The anatomy of a brand is very similar to that of a human personality – it is an outline of your brand based on a set of beliefs and values just like the ones that directly affect your own behaviour, how you present yourself and what your aspirations are in life. These patterns are built over time and are unique and consistent.
Your organisation’s brand is its soul and the backbone of your business. It should inform everything you do. Without a clearly defined brand as your true north, your marketing will quickly become disjointed, ineffective and lacklustre. You will find yourself going in circles, repeatedly asking the same questions: Who are we? What is our value? How do we effectively communicate it to our customers? How do we get more people to buy what we offer?
There are three pillars that make up brand anatomy
- A brand positioning statement
- Brand values
- Brand personality
Below, we will have a look at these three pillars in more detail.
Brand positioning statement
“A brand’s value proposition is a statement of the functional, emotional, and self-expressive benefits delivered by the brand that provides value to the customer. An effective value proposition should lead to a brand-customer relationship and drive purchase decisions”
Your brand positioning statement is a description of the function, purpose and practice of your business. The goal is to explain why your business exists, what value your brand provides, to whom it provides it and affirms a relationship with your target market. There are three main ingredients in your position statement that must all be represented in one concise statement.
These three ingredients are:
- Brand Vision – Brand vision is a strategic goal or big idea that informs everything you do.
- Market Position – Market positioning is not only where a brand will be positioned in the market but also, what type of consumer it is targeting.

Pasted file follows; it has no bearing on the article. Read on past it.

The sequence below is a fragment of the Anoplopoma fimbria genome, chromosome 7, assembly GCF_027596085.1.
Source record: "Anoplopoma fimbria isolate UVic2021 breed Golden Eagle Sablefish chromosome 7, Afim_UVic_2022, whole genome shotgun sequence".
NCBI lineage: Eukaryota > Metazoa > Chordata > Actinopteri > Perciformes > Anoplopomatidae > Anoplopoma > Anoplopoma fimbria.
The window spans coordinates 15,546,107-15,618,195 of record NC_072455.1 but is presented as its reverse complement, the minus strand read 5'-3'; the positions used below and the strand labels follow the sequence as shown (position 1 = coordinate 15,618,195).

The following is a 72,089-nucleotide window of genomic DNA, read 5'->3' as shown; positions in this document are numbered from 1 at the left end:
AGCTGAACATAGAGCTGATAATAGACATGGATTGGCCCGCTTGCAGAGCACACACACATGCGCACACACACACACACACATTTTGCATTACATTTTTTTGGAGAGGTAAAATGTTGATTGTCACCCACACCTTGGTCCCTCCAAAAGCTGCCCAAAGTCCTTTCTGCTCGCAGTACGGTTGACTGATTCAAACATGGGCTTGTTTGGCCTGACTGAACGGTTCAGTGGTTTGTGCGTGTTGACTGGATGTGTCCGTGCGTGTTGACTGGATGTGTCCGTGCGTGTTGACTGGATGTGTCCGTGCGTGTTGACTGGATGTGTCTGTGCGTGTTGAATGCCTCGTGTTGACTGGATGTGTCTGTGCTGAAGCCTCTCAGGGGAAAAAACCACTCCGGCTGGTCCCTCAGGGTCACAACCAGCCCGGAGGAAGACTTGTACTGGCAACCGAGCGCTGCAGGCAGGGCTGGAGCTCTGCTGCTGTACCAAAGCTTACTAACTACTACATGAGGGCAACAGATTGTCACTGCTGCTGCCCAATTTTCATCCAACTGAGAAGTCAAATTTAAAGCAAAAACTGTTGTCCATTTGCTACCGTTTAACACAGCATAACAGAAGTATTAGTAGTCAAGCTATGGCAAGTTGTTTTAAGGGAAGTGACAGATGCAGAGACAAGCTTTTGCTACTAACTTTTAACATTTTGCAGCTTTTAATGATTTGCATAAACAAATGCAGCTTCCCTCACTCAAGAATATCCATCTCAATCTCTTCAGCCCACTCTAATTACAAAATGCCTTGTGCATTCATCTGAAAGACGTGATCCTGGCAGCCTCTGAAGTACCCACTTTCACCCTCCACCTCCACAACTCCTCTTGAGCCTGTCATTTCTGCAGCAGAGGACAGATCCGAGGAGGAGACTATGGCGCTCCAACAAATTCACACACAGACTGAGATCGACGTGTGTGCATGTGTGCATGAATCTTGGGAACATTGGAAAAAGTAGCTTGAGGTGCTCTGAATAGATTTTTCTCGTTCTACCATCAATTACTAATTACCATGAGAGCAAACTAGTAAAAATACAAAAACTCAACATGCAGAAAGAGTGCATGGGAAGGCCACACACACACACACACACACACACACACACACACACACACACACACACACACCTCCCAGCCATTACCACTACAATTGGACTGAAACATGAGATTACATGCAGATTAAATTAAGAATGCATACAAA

- Brand Proposition – Brand proposition combines a brand’s functional proposition and story.
A brand positioning statement pulls together the makeup of your identity to produce a single statement that describes your company or organisation.
Amazon’s brand positioning statement as an example:
For (target customer) customers the world over, Amazon is the (product type) online marketplace that (benefit) helps you to find everything you need at a price you can afford. We can do this because (reason to believe) we have 24/7 access, superior search and browsing technology, user review and many other sources of in-depth product information.
A brand’s values determine its direction, behaviours, and communications, as well as the customer’s experience and relationship with your brand.
There are two ways to describe brand values
- Brand values are the values that the brand is built on. For example, Amazon’s values are; simplicity, value, convenience, and helpfulness.
- The customer’s interpretation of the brand’s ideals is determined by how you present yourself. If Amazon’s clients did not find their shipping experience to be simple, convenient and of value with helpful service, their stated values would be void.